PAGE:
EconPapers    
Economics at your fingertips  
 

Guns and Votes

Laurent Bouton (), Paola Conconi (), Francisco Pino and Maurizio Zanardi ()

No 20253, NBER Working Papers from National Bureau of Economic Research, Inc

Abstract: Why are U.S. congressmen reluctant to support gun control regulations, despite the fact that most Americans are in favor of them? We argue that re-election motives can lead politicians to take a pro-gun stance against the interests of an apathetic majority of the electorate, but in line with the interests of an intense minority. We develop a model of gun control choices in which incumbent politicians are both office and policy motivated, and voters differ in the direction and intensity of their preferences. We derive conditions under which politicians support gun control early in their terms, but oppose them when they approach re-election. We test the predictions of the model by analyzing votes on gun-related legislation in the U.S. Senate, in which one third of the members are up for re-election every two years. We find that senators are more likely to vote pro gun when they are close to facing re-election, a result which holds comparing both across and within legislators. Only Democratic senators "flip flop'' on gun control, and only if the group of pro-gun voters in their constituency is of intermediate size.

JEL-codes: D72 I18 (search for similar items in EconPapers)
New Economics Papers: this item is included in nep-cdm and nep-pol
Date: 2014-06
Note: POL
References: View references in EconPapers View complete reference list from CitEc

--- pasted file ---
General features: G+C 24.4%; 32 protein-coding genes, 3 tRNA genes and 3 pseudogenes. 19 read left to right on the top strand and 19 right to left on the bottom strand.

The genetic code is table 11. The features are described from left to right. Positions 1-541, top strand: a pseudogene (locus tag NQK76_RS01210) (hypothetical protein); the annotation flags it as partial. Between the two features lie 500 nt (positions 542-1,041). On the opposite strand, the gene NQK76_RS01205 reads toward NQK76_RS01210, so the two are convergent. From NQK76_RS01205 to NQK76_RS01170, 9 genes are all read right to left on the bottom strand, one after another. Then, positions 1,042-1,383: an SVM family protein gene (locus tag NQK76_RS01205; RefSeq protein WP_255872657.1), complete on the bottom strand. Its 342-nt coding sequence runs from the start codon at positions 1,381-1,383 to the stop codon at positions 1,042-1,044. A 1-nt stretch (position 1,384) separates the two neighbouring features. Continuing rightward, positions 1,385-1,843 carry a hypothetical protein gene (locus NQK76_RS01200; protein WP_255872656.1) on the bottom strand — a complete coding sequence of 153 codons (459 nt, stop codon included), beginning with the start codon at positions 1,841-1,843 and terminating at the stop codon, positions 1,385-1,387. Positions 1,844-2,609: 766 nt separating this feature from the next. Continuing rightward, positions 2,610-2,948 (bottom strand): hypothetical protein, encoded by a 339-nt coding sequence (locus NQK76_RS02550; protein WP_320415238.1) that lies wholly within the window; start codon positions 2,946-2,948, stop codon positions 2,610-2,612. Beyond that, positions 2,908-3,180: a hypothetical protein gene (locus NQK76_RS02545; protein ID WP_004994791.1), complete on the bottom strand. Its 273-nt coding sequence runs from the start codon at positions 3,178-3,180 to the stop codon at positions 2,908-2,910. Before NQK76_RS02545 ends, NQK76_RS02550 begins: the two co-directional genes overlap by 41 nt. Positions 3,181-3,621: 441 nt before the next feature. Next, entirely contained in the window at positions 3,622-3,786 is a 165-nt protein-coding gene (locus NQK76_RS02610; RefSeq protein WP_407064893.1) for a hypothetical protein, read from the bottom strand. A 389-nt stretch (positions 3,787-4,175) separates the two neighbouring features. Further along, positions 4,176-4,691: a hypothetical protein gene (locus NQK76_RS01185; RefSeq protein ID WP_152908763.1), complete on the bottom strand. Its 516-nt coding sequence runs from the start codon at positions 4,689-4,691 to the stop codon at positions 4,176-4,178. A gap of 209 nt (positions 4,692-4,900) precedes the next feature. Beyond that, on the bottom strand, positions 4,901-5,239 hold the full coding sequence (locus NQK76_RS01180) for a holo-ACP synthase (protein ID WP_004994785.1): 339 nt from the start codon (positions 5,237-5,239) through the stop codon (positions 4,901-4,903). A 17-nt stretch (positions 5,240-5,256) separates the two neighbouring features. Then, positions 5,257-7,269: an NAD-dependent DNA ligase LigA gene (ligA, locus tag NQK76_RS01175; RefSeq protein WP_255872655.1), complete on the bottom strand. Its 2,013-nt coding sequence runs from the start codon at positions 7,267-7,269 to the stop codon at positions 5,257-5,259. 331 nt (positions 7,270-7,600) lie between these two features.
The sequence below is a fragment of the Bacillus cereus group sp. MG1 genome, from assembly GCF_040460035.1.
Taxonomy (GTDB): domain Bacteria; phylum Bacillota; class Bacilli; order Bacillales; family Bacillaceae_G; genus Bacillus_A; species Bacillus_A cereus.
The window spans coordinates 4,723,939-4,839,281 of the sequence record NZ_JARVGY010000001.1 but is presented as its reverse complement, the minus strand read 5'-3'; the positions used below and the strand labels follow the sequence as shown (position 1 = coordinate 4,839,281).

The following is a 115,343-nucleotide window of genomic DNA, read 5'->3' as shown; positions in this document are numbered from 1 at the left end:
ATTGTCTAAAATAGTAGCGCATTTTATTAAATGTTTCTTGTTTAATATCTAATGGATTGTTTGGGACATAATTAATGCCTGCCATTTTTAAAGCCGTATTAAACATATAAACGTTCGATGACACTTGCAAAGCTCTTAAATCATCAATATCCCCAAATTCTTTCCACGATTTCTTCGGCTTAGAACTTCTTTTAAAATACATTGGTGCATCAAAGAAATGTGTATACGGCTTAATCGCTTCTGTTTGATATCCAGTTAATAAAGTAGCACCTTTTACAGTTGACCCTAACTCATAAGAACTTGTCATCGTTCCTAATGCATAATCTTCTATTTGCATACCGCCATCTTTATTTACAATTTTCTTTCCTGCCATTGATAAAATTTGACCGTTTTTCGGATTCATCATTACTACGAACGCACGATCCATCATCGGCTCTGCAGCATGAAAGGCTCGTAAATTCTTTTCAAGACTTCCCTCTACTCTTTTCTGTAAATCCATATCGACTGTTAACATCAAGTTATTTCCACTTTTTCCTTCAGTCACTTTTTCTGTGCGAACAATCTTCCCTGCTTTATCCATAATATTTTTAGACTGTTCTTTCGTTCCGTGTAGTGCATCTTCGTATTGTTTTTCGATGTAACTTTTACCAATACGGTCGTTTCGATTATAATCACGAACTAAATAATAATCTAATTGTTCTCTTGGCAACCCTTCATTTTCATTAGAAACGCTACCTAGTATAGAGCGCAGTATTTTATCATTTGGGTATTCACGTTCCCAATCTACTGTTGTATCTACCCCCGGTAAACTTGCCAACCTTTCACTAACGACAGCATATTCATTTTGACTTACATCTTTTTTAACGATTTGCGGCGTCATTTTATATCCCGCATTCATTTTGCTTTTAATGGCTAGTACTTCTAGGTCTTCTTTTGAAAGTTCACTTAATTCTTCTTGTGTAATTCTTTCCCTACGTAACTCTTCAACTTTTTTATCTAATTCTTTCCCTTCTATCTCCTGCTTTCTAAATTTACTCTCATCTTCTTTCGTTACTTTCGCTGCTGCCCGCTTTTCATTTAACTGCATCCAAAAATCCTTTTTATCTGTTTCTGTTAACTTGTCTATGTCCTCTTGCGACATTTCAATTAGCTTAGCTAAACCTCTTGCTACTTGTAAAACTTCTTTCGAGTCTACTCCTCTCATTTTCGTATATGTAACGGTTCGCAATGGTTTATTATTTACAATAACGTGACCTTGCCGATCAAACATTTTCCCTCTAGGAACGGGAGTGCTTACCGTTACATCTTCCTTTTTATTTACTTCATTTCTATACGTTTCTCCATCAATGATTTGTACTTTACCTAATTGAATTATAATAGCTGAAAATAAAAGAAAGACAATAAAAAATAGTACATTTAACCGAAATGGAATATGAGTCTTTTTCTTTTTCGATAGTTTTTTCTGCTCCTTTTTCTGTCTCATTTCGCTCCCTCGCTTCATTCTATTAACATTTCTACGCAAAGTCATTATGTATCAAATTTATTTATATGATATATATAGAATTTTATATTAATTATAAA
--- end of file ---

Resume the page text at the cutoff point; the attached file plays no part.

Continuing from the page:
Citations: View citations in EconPapers (9) Track citations by RSS feed

Downloads: (external link)
http://www.nber.org/papers/w20253.pdf (application/pdf)

Related works:
Working Paper: Guns and Votes (2013) Downloads
Working Paper: Guns and Votes (2013) Downloads
Working Paper: Guns and votes (2013) Downloads
This item may be available elsewhere in EconPapers: Search for items with the same title.

Export reference: BibTeX RIS (EndNote, ProCite, RefMan) HTML/Text

Persistent link: https://EconPapers.repec.org/RePEc:nbr:nberwo:20253

Ordering information: This working paper can be ordered from
http://www.nber.org/papers/w20253

Access Statistics for this paper

More papers in NBER Working Papers from National Bureau of Economic Research, Inc National Bureau of Economic Research, 1050 Massachusetts Avenue Cambridge, MA 02138, U.S.A.. Contact information at EDIRC.
Bibliographic data for series maintained by ().

 
Page updated 2019-08-21
Handle: RePEc:nbr:nberwo:20253